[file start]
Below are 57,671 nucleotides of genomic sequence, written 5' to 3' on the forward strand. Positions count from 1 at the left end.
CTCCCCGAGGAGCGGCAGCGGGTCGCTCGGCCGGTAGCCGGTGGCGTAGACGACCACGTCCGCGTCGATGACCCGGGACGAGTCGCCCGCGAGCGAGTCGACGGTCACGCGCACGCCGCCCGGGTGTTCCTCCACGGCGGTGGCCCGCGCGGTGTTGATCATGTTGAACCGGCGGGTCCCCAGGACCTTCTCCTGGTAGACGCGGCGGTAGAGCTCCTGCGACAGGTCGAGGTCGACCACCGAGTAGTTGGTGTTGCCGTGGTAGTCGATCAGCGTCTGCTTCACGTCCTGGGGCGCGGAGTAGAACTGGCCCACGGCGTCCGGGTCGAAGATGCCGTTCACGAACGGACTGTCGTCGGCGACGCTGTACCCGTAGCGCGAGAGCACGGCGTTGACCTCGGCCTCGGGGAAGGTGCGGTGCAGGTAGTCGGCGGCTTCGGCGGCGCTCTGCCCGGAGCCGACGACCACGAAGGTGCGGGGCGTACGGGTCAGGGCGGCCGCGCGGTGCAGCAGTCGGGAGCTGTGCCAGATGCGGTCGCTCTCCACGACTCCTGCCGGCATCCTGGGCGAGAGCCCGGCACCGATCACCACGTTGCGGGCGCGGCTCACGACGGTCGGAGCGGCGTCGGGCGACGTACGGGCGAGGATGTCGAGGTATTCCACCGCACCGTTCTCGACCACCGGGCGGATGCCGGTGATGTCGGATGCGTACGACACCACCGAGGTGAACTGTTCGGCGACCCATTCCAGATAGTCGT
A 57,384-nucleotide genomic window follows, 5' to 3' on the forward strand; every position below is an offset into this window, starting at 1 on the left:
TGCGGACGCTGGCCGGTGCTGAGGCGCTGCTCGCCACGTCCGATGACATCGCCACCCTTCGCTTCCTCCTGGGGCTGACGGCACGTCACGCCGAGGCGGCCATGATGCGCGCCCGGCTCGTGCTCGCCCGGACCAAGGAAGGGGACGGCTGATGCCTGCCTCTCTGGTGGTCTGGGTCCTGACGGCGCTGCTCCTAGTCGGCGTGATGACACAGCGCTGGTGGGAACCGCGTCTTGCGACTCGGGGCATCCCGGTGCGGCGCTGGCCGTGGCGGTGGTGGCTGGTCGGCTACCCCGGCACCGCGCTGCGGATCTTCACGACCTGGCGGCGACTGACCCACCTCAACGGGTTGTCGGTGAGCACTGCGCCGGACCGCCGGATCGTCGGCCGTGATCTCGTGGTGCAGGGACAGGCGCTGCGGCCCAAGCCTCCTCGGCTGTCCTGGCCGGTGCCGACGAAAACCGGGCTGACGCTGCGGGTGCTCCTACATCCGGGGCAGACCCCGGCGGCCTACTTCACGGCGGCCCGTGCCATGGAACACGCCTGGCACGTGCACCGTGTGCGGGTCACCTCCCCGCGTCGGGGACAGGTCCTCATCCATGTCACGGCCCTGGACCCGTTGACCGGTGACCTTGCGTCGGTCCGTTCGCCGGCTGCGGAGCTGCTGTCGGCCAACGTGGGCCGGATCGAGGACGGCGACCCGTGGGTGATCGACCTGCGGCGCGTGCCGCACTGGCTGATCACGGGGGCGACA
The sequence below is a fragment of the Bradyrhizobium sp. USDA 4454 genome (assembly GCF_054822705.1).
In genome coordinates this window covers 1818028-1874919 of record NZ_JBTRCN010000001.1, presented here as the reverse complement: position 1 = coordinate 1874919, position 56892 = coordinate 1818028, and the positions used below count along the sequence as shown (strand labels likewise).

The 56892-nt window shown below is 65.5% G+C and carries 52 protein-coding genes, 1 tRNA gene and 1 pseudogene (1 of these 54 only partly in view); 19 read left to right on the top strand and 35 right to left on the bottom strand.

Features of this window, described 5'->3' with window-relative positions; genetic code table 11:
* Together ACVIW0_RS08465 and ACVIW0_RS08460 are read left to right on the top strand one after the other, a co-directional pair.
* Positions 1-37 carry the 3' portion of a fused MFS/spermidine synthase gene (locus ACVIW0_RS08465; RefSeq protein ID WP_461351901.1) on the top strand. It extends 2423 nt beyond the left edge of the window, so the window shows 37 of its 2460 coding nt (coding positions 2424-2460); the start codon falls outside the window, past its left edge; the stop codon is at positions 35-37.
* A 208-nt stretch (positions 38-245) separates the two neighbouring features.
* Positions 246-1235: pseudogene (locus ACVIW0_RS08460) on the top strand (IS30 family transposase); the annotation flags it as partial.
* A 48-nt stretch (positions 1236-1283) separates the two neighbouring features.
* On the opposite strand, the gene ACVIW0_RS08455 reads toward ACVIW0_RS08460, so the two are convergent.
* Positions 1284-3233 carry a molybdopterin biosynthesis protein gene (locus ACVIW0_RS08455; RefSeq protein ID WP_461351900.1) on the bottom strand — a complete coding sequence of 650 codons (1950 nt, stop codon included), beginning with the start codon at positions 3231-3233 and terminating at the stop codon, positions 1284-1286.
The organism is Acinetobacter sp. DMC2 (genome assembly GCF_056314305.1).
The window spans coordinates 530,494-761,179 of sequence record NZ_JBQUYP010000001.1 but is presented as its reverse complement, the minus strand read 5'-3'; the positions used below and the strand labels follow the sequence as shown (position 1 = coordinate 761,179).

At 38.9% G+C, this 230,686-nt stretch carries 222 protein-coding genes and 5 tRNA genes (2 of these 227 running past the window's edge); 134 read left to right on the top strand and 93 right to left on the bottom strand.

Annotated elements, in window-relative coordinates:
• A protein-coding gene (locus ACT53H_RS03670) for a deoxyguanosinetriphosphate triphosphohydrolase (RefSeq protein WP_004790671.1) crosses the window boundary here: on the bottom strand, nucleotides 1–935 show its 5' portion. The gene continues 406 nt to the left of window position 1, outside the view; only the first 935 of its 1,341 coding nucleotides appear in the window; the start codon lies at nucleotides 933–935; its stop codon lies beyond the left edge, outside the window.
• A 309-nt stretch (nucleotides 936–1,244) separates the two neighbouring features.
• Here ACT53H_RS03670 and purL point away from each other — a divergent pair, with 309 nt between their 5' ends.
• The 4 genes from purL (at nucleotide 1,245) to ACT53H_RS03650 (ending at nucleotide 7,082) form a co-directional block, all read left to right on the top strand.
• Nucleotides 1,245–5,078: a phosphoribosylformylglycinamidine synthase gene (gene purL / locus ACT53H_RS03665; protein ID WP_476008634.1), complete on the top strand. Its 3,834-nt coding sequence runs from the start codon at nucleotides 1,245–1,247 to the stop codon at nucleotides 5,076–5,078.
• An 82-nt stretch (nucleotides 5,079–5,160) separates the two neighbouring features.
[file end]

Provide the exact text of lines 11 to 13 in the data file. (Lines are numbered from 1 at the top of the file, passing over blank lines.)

* A 208-nt stretch (positions 38-245) separates the two neighbouring features.
* Positions 246-1235: pseudogene (locus ACVIW0_RS08460) on the top strand (IS30 family transposase); the annotation flags it as partial.
* A 48-nt stretch (positions 1236-1283) separates the two neighbouring features.